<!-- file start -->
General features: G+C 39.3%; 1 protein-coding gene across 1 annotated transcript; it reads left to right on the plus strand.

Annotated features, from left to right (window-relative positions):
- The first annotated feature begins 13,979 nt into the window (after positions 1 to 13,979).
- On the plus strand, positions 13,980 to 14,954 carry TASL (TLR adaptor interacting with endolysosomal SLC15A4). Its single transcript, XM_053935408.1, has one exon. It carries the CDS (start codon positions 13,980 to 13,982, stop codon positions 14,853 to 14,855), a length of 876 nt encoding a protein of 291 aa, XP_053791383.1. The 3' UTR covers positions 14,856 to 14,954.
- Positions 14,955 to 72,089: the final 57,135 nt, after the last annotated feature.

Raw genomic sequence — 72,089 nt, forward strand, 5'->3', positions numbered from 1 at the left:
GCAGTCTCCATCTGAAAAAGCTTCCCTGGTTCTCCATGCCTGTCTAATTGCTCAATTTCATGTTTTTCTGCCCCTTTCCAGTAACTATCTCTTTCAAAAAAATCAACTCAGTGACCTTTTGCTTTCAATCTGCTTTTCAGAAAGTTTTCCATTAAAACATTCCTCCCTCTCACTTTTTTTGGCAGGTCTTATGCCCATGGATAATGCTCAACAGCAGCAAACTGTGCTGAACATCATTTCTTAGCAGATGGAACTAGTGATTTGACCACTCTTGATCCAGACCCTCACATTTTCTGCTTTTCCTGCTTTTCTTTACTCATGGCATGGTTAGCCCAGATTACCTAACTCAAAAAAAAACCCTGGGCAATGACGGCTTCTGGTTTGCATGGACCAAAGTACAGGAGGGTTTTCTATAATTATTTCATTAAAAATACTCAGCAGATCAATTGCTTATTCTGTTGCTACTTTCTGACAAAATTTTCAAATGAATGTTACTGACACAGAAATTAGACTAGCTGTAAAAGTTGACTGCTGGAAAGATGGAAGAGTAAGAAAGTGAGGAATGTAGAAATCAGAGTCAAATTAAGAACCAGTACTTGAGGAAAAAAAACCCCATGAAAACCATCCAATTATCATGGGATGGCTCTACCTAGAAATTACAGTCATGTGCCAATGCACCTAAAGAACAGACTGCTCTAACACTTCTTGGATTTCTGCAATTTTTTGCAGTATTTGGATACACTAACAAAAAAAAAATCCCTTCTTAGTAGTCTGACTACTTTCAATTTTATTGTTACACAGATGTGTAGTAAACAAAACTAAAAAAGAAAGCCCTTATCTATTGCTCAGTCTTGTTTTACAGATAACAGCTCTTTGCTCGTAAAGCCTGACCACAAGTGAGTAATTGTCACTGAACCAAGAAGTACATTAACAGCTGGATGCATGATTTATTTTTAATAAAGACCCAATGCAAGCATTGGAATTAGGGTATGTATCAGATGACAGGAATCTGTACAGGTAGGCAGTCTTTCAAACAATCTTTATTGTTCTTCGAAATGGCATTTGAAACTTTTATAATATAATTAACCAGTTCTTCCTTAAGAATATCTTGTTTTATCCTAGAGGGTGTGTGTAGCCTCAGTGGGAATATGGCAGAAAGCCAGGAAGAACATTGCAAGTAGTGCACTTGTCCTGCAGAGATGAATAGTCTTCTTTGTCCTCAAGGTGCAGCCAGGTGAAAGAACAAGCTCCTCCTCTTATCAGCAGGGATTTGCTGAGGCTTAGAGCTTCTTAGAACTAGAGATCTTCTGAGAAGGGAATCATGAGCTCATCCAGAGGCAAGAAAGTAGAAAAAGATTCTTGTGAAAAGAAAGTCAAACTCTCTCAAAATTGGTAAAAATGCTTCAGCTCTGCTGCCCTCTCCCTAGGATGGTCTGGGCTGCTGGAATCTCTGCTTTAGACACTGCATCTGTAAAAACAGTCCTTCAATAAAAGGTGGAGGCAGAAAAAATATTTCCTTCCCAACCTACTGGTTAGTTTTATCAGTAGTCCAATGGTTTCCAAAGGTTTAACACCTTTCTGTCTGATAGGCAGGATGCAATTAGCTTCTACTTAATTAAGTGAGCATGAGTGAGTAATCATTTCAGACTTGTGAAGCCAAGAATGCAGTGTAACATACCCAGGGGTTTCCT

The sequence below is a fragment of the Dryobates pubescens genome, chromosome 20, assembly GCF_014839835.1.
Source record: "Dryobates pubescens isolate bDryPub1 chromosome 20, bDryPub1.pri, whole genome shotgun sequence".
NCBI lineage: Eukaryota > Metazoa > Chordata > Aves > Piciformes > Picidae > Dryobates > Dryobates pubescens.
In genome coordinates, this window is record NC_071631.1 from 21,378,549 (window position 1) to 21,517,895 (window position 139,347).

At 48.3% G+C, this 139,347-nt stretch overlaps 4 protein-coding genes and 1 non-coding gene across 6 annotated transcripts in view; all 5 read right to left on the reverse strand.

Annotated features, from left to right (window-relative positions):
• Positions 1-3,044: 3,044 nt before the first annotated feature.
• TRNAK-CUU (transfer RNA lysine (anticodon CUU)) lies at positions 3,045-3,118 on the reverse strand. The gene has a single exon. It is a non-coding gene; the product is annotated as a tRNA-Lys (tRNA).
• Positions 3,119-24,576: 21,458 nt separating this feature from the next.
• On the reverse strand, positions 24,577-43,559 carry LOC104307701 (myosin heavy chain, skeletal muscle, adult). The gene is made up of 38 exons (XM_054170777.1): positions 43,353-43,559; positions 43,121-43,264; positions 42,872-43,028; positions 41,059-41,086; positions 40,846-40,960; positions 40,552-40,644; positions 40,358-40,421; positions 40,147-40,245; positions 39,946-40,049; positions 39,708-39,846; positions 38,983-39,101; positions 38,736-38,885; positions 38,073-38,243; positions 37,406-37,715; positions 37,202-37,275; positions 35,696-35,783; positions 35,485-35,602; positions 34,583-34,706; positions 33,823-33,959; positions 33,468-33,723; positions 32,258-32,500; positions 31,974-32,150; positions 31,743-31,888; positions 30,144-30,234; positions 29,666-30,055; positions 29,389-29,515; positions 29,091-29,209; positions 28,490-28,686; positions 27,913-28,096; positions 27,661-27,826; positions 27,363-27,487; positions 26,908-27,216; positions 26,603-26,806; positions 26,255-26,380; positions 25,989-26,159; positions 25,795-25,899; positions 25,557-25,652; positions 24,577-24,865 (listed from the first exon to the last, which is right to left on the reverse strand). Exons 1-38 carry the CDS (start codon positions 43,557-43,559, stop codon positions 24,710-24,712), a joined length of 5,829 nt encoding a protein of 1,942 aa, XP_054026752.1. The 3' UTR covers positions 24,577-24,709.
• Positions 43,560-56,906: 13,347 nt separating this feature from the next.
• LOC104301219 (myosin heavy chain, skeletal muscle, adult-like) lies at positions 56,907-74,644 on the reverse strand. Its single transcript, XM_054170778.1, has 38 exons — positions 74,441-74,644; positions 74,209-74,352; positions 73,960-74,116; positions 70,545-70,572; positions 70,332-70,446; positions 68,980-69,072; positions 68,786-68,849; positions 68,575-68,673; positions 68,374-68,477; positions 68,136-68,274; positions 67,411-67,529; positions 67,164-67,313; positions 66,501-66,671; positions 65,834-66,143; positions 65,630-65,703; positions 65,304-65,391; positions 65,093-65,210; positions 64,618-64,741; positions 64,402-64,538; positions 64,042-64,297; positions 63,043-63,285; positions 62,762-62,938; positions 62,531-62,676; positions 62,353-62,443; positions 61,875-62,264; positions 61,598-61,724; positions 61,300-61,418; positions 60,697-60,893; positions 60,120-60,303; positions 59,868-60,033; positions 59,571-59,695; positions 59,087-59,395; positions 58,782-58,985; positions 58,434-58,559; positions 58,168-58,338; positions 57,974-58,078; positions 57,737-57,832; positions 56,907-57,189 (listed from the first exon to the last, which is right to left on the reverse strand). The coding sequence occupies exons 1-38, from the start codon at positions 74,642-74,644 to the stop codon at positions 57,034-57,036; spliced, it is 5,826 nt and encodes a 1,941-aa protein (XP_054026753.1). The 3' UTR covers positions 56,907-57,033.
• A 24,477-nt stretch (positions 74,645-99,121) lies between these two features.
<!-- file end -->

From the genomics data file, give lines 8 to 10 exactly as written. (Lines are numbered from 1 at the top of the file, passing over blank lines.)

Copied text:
The sequence below is a fragment of the Dryobates pubescens genome, chromosome 20, assembly GCF_014839835.1.
Source record: "Dryobates pubescens isolate bDryPub1 chromosome 20, bDryPub1.pri, whole genome shotgun sequence".
NCBI lineage: Eukaryota > Metazoa > Chordata > Aves > Piciformes > Picidae > Dryobates > Dryobates pubescens.